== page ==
04 April 2006

inspired by devon (parenthetically laden)

Yesterday, I had my homestudy (explained in the next four paragraphs, I promise). It was changed from Tuesday to Monday at the last minute. Since we're on spring break (God is good to me) it was easy to accommodate the change in schedule. I didn't sleep the night before. I got up early to make sure everything was ready--and to bake muffins we didn't eat and buy milk they didn't take in their tea.

A social worker (from the US) and the head of her Russia program came to my flat. They spent four hours talking to me. I had filled out checklists (What concerns do you have about adopting?) and written an autobiography (limited to 5 pages--sheesh) so that they'd know what to ask me about. Basically, these are the people who decide if I am fit to adopt. They studied my "home" (read: ME) and also my flat. (I do have quite a posh pad here in St. P...but may be moving soon.)

They basically said I was Pollyanna (anyone surprised?). (Actually, they said Rebecca of Sunnybrook Farm, but I think they meant Pollyanna. I am very good at the glad game.) They think fact that I moved to Russia (to learn about the Russian culture and language) when I knew I wanted to adopt from Russia will be looked upon favorably by the minister of education for my region (they approve the referrals--see below) and the judge who rules on my adoption.

BUT there are many more hoops to jump through before I'm approved. There are forms to fill out, references to acquire, financial statements to compile, documents to gather, fingerprints to run through the FBI computer...All this from St. Petersburg.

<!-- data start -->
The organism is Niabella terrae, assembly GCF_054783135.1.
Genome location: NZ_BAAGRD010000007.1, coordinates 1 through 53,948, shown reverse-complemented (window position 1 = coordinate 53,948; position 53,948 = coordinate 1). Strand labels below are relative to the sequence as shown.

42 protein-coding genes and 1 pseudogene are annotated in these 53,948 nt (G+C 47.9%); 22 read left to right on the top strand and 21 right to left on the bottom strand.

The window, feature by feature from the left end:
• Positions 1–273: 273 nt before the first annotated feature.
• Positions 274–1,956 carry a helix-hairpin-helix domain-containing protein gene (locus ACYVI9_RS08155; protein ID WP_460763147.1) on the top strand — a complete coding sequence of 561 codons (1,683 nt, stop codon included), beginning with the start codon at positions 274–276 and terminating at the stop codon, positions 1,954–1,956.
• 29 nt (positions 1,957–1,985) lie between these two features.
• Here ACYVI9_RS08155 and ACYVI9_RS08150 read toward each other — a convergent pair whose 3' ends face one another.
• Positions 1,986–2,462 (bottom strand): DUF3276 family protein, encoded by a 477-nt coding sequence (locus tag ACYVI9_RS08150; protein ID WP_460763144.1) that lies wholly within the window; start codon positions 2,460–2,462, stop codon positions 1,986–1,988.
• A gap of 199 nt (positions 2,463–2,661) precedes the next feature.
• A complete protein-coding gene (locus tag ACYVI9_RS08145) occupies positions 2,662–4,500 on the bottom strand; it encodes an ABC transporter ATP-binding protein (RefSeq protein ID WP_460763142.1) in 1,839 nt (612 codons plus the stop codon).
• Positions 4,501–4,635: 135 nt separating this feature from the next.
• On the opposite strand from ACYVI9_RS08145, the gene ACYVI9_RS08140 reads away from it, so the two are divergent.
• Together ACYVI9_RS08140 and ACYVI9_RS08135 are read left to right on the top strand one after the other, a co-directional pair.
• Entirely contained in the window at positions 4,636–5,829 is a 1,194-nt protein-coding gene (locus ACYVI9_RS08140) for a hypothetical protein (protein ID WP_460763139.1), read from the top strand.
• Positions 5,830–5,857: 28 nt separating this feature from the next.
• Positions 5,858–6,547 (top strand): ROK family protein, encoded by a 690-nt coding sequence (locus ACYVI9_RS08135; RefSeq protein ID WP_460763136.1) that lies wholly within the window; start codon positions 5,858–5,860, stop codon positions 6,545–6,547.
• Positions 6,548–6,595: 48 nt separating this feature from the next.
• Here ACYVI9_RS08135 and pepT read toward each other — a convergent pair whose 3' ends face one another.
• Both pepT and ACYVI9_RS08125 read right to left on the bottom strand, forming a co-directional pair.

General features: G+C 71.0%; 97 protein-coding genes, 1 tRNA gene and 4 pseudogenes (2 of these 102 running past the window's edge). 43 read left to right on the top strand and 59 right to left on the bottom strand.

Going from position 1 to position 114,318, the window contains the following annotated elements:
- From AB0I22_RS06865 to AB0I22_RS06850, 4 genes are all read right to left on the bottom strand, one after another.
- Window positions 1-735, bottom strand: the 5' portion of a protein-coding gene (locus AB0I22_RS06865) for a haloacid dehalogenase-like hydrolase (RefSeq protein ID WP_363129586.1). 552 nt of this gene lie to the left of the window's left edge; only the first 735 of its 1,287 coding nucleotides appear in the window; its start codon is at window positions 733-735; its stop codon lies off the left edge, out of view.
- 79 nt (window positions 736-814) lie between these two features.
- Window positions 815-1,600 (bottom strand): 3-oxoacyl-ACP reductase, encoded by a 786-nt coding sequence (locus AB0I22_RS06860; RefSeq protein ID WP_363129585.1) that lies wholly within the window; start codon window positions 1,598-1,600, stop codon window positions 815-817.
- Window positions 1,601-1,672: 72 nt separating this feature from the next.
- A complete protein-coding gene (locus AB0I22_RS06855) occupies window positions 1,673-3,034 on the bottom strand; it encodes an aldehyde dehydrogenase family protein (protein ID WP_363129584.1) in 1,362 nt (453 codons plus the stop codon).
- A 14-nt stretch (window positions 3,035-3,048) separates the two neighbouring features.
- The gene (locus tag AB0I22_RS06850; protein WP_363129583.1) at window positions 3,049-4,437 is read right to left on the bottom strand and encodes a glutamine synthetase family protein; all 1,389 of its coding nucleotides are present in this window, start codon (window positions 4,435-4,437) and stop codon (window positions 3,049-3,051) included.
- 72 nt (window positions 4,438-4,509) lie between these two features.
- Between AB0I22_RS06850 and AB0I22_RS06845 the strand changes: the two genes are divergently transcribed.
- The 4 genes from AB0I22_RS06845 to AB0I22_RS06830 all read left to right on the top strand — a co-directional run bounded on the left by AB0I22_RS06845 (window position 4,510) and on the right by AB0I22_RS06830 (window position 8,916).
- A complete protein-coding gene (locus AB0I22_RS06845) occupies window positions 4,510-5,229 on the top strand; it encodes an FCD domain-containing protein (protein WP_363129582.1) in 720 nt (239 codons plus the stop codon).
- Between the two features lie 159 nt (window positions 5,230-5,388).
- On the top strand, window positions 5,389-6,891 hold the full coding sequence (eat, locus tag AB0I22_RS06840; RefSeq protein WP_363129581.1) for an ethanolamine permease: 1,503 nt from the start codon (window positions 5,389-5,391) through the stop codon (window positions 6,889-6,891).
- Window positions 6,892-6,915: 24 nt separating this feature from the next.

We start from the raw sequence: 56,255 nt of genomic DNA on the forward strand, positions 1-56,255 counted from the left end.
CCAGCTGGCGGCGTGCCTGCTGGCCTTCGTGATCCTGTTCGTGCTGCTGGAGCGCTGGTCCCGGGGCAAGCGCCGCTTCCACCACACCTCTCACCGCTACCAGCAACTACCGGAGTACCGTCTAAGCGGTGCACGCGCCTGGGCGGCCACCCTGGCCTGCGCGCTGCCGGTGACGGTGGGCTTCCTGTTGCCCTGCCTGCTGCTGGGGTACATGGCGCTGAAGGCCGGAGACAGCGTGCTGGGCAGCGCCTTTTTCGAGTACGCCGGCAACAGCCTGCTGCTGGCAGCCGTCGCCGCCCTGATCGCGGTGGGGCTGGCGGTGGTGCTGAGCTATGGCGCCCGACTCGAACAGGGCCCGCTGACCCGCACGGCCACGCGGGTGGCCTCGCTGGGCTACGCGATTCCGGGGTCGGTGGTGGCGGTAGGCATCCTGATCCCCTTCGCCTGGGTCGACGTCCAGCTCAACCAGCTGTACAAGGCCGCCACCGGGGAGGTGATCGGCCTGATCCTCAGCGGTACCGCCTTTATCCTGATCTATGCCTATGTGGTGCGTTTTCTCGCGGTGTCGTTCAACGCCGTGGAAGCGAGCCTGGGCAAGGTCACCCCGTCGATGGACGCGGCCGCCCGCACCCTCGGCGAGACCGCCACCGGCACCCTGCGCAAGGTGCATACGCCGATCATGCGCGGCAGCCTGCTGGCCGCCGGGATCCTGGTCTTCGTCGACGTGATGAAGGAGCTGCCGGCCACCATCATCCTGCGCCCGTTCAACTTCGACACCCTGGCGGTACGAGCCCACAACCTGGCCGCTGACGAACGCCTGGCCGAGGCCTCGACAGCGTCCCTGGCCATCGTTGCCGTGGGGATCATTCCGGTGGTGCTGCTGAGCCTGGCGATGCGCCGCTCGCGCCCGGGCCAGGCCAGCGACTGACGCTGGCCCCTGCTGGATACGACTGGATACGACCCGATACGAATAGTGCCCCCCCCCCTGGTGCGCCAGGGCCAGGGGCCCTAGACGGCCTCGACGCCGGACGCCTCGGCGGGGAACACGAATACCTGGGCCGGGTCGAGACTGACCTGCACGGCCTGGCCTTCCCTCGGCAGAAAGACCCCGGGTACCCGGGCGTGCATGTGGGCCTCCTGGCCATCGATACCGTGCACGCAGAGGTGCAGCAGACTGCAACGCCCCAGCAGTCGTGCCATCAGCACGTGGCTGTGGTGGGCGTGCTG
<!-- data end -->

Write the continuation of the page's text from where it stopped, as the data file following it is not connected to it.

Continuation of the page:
We talked about the age/gender/number of children I want to adopt. I'm thinking a girl aged 2-5 or sisters aged 2-6. The lack of space in Russian children's homes (dvetsky dom) means that siblings are often separated. If they are young enough, they may not even remember each other. But, it's also possible that siblings are either together in a dvetsky dom or were together doma (at home) and know each other. I think what I'll do is say I'm open to either 1 or 2 and see who is referred to me.

Referral--After my homestudy is completed, and after I've chosen an agency (goal for the week), I will wait for a referral. My agency will receive basic information about children available for international adoption from the minister of education in the region of Russia to which I'm assigned. (Russian children must be available to Russian families for 9 months before they are available for international adoption.) I will be asked whether or not I want to travel to meet the referral. Then, after meeting the child and having her medical records reviewed (or even having a physical done at the local English-speaking clinic) I can make a decision. At that point, if all goes well, I sign an intention to adopt and wait for a court date.

Someone who adopted from China was very judgmental about the Russian process, saying s/he would never adopt from Russia because you "pick" your child. This is just not the case. I am not out shopping for a child with a list--blue eyes, chestnut hair, exceptional artistic ability, IQ > 110... I know that as a single mother I am not the best person to adopt a child with special needs. And I appreciate the fact that I will know that my child is as healthy as possible. I guess I see the referral process as the equivalent of not smoking or drinking (yeah--not so tough for me) or consuming too much caffeine (OUCH!) during a pregnancy.

I was hoping to adopt NEXT May. From what I'd read, Russian adoptions were taking 10-13 months. Now it seems that timeline might even be speeded up...let's hope my fundraising can keep pace!

Let me know what you want to know. I don't want to bore you all. But, this is certainly filling my head and my heart these days!!

Paka!
Katya

1 comment:

Julie H. said...

Wonderful information. As always you are in my prayers. Love, Julie